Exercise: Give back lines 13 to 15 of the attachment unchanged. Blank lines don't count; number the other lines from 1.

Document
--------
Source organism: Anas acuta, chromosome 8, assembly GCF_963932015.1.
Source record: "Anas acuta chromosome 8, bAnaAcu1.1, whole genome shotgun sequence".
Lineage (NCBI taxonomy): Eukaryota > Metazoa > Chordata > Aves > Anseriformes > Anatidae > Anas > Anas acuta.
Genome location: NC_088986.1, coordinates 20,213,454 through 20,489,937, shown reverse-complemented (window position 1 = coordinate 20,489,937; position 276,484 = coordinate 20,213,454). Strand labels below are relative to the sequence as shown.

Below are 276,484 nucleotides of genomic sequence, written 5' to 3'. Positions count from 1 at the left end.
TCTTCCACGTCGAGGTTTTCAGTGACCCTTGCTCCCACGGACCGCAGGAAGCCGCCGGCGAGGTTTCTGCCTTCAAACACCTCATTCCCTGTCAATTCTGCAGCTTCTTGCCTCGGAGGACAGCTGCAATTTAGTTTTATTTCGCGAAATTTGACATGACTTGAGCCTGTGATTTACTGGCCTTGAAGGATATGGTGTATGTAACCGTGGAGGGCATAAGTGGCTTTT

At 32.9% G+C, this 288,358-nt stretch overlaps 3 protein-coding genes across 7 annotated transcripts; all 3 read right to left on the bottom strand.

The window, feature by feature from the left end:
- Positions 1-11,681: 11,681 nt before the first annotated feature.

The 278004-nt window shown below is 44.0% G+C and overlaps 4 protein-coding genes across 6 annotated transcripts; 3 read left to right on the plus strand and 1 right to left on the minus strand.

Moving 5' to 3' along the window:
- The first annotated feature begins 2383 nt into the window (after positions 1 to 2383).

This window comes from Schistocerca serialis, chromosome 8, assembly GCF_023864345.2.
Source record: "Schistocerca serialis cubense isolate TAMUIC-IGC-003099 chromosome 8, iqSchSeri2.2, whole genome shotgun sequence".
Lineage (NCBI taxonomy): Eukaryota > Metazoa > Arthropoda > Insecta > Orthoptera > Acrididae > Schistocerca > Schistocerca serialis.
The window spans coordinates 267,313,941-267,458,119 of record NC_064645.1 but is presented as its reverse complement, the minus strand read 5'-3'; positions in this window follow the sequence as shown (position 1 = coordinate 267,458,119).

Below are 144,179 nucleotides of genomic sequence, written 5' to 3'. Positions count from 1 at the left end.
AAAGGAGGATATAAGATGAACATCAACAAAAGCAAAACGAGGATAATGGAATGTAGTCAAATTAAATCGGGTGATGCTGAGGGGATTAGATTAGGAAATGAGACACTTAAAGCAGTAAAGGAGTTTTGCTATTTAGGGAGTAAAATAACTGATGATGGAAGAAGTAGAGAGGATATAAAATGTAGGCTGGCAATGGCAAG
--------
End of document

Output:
This window comes from Schistocerca serialis, chromosome 8, assembly GCF_023864345.2.
Source record: "Schistocerca serialis cubense isolate TAMUIC-IGC-003099 chromosome 8, iqSchSeri2.2, whole genome shotgun sequence".
Lineage (NCBI taxonomy): Eukaryota > Metazoa > Arthropoda > Insecta > Orthoptera > Acrididae > Schistocerca > Schistocerca serialis.